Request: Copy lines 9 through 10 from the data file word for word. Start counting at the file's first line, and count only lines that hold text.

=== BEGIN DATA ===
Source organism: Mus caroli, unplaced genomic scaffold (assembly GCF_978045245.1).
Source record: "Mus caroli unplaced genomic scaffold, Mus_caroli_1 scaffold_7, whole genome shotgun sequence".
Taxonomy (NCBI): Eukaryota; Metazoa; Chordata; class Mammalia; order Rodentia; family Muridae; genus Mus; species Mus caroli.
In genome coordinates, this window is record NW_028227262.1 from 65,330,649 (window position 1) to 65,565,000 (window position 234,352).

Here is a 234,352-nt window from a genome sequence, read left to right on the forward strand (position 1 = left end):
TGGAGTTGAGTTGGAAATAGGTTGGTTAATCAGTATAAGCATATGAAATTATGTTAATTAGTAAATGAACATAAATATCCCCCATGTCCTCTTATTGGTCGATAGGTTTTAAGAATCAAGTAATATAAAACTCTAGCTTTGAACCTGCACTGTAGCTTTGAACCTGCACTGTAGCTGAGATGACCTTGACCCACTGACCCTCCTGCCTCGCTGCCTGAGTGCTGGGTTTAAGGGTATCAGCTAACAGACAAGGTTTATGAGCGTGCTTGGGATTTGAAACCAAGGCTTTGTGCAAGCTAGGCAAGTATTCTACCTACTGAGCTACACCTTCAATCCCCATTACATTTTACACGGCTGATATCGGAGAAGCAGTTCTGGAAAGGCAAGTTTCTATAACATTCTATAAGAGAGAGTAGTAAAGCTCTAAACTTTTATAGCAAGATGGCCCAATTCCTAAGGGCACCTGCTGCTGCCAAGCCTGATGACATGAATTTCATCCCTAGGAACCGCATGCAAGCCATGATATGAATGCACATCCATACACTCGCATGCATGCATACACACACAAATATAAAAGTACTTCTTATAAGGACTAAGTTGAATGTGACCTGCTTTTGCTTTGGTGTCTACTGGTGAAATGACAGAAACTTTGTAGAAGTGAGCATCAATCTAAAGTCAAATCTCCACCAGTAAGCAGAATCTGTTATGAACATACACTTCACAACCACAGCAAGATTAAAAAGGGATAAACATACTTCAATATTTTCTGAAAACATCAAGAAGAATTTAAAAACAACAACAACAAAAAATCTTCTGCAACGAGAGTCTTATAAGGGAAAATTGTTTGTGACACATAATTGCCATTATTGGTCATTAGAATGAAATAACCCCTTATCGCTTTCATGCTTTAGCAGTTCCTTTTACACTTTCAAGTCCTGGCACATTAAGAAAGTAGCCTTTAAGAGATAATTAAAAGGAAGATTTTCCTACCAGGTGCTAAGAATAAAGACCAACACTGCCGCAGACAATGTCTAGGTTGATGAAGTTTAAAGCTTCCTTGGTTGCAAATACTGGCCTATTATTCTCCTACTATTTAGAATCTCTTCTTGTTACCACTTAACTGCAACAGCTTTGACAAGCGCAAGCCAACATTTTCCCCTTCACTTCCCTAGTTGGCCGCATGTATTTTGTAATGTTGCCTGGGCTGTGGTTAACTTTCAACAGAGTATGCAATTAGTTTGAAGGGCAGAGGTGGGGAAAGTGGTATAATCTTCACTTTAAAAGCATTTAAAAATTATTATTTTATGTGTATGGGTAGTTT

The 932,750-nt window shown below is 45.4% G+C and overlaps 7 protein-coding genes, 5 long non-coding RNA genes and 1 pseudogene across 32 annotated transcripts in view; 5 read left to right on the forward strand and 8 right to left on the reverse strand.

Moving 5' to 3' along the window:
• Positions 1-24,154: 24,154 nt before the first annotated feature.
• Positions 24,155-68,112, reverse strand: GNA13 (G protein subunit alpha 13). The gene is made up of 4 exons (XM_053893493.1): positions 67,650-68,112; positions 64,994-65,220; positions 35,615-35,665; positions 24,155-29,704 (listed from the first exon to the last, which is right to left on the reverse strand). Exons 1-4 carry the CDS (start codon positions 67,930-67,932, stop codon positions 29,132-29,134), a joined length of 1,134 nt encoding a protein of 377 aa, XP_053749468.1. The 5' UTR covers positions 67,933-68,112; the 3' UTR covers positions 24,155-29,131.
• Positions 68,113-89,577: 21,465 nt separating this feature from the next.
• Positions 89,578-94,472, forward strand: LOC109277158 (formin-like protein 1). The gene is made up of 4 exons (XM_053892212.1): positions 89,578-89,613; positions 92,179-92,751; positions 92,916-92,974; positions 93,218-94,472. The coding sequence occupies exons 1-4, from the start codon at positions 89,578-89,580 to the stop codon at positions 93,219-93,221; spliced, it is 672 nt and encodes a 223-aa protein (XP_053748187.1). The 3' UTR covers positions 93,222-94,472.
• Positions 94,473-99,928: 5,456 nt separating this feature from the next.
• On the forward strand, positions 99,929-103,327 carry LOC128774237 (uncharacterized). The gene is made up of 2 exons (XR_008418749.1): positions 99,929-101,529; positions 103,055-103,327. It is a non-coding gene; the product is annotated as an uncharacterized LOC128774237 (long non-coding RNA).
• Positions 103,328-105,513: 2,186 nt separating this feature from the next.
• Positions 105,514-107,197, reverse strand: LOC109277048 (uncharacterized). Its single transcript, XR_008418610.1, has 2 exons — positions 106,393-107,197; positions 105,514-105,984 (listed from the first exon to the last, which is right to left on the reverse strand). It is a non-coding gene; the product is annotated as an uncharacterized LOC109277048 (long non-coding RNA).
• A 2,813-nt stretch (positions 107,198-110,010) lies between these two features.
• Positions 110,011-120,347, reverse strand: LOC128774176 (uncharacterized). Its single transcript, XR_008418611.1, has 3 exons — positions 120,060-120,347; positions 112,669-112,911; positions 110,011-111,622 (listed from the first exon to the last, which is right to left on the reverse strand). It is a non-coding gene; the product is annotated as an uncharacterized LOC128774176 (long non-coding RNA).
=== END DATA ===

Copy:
• Positions 1-24,154: 24,154 nt before the first annotated feature.
• Positions 24,155-68,112, reverse strand: GNA13 (G protein subunit alpha 13). The gene is made up of 4 exons (XM_053893493.1): positions 67,650-68,112; positions 64,994-65,220; positions 35,615-35,665; positions 24,155-29,704 (listed from the first exon to the last, which is right to left on the reverse strand). Exons 1-4 carry the CDS (start codon positions 67,930-67,932, stop codon positions 29,132-29,134), a joined length of 1,134 nt encoding a protein of 377 aa, XP_053749468.1. The 5' UTR covers positions 67,933-68,112; the 3' UTR covers positions 24,155-29,131.